Robert Thode measures every aspect of his Te Puke orchard operation with a ‘sustainability ruler’.
Now the kiwifruit grower has installed the first hybrid commercial three-phase solar power system in the country onto a 24m by 12m shed on his property.
In time he hopes to be totally self-sufficient by using his solar system as his main source of power for running his orchard – and ‘mains power’ will become his back-up.
“My aim – and what I imagine a lot of farmers in New Zealand will be doing soon – is to move to this kind of system and use it as my first source of power.
“My intention is to draw very little off the grid. That may be bad news from the power companies’ point-of-view but it is good for NZ.”
Very passionate about sustainability, Rob hopes by sharing his story fellow orchardists, farmers and other rural businesses will consider moving to solar power in the near future.
Rob purchased his 10ha in 2006. Today he has 4.3ha of orchard but is increasing this to 8ha. “I grow just over 3ha Hayward green and 1.3ha of kiwiberry.”
“Out of Psa-V one of the lessons for me is to try and be as self-sufficient as possible.”
“Things like frost protection for a kiwifruit orchard are very important – this means you need a back-up power source.”
Dobsons Refrigeration & Electrical Ltd in Te Puke installed his solar set-up. Refrigeration sales and service engineer Stuart Walker says Rob has – after a lengthy certification process – 15kW of power generation.
“The theory behind solar energy is you start with a stage and build a battery storage system as you would with a hydro power station backed up by lake storage.
“Being three-phase commercial means it runs three-phase motors with a true three-phase inverter, which balances efficiencies. Other set-ups run three-phase gear with three single-phase installations.”
Rob says going three-phase “basically halved the cost of putting in what I needed”.
“If I was trying to do what I’m doing with single-phase solar – it would have cost twice as much and wouldn’t have been as utilisable.”
Stuart says solar panels are fixed on Rob’s shed roof to collect as much sun for most of the day as possible.
“It’s all about building your racking system at the panel configuration for maximum harvest.”
Stuart’s also installed a high-voltage battery system – about 600 volts but in DC. “With this you can bank up energy from the solar panels to use whenever.
“Plus, the equipment’s operation life is 10-plus years – if maintained it should last longer.”
Health and safety
Stuart says the “system’s brains’ monitors everything “and it goes online so you can monitor your system; if there is an issue you can check what it is wrong”.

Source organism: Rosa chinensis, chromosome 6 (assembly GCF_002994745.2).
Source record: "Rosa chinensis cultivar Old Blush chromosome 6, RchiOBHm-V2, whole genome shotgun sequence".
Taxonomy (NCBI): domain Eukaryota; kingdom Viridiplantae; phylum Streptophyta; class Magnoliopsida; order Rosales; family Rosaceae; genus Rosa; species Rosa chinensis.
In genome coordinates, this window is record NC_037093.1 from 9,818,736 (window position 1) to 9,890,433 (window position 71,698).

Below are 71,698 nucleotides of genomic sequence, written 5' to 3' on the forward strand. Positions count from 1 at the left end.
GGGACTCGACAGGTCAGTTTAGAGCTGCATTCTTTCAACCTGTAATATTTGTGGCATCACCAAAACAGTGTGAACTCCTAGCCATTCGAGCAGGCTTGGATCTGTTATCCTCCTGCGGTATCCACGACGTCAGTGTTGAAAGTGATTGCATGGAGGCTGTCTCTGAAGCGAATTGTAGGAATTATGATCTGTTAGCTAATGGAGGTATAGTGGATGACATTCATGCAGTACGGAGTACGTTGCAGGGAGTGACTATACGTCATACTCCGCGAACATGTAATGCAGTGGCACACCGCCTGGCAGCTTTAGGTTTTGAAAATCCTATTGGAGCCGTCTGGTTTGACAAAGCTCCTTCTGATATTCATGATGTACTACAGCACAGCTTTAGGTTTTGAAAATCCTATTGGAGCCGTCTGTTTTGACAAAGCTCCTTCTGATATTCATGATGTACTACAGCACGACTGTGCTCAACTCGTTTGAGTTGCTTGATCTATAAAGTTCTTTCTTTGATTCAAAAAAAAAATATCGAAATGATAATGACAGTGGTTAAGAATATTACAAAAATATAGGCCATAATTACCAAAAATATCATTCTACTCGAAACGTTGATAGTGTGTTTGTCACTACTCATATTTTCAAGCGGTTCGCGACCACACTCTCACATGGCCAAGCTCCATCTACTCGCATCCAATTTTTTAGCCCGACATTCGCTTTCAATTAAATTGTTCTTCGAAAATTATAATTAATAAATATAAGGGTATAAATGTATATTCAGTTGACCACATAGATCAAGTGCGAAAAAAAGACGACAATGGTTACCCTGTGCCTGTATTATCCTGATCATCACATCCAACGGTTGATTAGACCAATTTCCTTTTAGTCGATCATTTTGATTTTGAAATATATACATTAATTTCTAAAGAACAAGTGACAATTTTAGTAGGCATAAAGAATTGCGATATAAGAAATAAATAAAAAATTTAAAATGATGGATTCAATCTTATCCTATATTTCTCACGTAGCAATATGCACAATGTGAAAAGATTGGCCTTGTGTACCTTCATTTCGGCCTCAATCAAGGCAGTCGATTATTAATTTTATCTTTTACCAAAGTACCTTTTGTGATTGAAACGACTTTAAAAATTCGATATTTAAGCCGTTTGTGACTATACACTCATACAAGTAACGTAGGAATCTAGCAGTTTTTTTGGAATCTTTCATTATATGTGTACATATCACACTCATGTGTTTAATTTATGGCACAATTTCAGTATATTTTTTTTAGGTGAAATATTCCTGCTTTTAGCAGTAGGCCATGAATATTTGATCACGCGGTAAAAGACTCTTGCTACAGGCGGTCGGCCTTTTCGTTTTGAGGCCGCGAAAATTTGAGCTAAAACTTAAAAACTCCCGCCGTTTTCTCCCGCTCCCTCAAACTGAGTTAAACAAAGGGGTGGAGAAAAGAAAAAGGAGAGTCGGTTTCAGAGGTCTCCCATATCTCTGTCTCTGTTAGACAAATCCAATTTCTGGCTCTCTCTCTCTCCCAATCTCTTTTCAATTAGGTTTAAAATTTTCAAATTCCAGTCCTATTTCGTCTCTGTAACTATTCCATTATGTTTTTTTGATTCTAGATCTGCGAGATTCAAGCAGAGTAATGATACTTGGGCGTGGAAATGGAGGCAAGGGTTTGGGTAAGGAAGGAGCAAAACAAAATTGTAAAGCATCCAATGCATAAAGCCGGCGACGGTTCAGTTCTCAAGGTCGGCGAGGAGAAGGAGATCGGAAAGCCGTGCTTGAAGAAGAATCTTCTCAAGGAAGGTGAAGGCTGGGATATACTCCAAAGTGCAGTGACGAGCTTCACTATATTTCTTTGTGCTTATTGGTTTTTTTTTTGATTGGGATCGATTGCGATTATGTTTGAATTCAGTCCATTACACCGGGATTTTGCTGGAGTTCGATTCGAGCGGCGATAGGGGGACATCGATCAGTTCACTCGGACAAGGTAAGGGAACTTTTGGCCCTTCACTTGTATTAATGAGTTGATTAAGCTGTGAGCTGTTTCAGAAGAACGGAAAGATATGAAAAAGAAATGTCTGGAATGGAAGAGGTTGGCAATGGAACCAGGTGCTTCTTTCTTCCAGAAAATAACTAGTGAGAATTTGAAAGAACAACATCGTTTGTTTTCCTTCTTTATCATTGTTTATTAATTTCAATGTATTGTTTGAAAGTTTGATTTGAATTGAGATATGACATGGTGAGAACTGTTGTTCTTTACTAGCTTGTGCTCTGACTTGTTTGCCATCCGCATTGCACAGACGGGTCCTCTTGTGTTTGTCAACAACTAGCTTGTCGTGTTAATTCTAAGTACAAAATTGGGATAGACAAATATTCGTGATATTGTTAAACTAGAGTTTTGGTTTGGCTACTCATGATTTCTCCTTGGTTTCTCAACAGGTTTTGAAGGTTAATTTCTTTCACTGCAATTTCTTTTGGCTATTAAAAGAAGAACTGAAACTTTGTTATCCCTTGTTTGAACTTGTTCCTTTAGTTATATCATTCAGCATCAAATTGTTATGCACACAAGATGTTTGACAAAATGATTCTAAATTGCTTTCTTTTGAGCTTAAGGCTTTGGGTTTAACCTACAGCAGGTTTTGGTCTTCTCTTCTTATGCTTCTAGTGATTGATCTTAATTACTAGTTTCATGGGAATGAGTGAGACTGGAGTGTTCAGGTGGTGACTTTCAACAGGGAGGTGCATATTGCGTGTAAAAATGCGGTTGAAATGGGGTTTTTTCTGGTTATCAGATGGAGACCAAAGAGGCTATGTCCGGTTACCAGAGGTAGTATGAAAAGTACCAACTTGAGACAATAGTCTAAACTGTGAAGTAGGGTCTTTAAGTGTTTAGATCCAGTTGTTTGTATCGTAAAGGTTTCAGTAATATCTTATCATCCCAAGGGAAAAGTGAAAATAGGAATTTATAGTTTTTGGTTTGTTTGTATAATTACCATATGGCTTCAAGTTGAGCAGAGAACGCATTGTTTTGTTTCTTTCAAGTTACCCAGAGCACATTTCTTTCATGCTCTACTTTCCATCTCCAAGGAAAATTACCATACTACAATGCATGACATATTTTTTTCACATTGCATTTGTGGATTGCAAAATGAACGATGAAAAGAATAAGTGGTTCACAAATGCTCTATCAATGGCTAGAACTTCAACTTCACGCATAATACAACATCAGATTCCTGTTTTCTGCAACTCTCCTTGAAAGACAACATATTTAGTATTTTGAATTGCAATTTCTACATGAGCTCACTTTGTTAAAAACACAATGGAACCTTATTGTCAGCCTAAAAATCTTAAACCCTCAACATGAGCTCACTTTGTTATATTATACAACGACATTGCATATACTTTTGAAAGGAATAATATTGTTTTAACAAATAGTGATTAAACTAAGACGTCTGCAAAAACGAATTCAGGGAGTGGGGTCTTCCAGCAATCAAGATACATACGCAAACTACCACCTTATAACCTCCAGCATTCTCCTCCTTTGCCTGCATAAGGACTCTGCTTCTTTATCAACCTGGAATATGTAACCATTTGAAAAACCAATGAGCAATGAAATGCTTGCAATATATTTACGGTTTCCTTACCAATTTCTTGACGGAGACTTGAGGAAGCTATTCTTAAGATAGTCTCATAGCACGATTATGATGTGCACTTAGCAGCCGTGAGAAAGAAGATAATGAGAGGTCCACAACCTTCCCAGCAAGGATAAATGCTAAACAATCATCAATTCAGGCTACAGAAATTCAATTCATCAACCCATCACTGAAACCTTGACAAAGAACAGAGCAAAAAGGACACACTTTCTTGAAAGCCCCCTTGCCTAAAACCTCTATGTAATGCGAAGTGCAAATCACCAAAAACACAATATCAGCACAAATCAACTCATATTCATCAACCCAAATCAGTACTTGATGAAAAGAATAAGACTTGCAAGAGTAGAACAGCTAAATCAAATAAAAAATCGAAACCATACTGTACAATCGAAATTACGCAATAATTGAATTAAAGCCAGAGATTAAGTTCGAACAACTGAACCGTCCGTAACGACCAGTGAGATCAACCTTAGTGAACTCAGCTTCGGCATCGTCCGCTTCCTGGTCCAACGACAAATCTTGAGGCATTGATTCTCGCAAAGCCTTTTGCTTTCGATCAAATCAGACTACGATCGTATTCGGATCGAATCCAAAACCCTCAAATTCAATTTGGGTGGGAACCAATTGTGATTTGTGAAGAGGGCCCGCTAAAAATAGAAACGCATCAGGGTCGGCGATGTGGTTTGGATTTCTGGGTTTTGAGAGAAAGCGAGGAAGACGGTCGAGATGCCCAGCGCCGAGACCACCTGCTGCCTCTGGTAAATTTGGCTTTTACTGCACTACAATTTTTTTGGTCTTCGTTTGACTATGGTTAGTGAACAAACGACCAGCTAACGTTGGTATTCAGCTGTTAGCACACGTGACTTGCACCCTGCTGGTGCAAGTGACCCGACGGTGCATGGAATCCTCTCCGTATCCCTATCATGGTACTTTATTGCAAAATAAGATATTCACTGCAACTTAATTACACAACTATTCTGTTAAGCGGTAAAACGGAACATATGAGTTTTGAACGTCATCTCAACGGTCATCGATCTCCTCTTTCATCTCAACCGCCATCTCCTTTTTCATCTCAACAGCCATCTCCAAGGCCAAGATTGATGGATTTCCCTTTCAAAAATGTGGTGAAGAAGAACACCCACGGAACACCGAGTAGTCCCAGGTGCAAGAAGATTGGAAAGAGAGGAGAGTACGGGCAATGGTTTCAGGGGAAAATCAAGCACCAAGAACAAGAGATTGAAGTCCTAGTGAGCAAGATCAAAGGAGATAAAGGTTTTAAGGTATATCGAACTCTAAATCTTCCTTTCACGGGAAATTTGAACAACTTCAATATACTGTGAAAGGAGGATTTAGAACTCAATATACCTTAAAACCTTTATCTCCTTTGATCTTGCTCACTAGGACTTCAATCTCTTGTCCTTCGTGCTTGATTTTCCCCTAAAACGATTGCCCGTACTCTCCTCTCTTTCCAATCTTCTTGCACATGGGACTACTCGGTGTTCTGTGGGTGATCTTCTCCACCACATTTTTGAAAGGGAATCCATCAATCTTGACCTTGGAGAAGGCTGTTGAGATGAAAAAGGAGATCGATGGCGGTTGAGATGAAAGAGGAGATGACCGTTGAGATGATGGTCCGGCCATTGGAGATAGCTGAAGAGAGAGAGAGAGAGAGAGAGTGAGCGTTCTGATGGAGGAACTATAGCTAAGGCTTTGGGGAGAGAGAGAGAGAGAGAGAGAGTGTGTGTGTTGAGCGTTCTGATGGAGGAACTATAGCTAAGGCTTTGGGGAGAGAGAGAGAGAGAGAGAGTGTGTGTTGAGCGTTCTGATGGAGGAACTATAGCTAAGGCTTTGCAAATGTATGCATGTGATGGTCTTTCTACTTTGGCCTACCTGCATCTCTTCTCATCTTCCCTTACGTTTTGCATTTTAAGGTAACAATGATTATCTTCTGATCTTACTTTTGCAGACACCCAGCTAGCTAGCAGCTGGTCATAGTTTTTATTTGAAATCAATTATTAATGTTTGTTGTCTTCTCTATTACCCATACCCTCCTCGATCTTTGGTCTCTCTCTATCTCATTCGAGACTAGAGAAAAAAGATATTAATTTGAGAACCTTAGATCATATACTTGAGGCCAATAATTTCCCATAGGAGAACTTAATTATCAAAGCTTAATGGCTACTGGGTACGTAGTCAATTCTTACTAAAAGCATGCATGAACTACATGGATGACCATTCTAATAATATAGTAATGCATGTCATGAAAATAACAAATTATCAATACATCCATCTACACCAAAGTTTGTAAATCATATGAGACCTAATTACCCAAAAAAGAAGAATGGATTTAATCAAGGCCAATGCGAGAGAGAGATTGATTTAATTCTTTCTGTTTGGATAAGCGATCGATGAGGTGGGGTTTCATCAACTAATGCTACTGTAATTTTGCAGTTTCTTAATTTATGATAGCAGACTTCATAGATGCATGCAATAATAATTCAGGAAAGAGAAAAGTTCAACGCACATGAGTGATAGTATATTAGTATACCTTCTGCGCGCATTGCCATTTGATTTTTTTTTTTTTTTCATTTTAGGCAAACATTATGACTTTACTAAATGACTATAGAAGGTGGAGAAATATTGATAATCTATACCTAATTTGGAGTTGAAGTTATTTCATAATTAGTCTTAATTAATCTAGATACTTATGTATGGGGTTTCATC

Rob also happily went the extra mile in terms of health and safety. “We’ve situated the inverter and battery system inside a wire mesh cage in the shed.”
Rob ssays Dobson’s has done all of his electrical work for years. “For me it was a natural partnership. Being in Te Puke they have an orientation toward the farming community. They understand where we are at from the beginning, which makes an enormous difference.”
“Dobson’s immediately understood exactly what I was on about and knew exactly what I needed.”
“This is brand new,” says Stuart. “But this is where we want to go. The domestic market is there but we’re more set up for commercial applications.”
Rob believes we’re on the edge of a commercial solar power revolution in rural NZ.
“I don’t think there’s going to be a farm in five years’ time that doesn’t have significant solar. We’re already using solar panels on gates, pumps, road works signals, on a small-scale.
“A milking shed can use at least $1200-$2000 of power monthly – imagine the effect this could have on dairy.”
Rob’s orchard has multiple water pumps for
irrigation in summer and frost protection in winter.
“Usually frost hits 12am or 1am and lasts until 8am. When the temperature drops pumps turn on and pulse; we don’t use huge amount of water to beat frosts. Here in the BOP I do a light irrigation only when needed.” He has many online systems using power, which run 24/7. His harvest system, set up by Dobsons, monitors weather continuously online.
Hence, Rob says his three-phase solar system is very significant. “Every farmer in NZ could produce all of the power it needs to run different things.
“The ability for this set-up to provide greater sustainability on-farm is huge.”
But Rob says everything on-orchard needs to be justifiable economically. “There’s a lot of development happening on the sustainability front – I’m hoping the Government will make changes to the bureaucracy so we can move through it quicker.”
He says the certification process has to get easier, to encourage farmers to take up solar.
“We need performance requirements on the public sector to deliver efficiently what we need.”
For Rob solar power is just the start. “We want to tie in wind generation eventually.”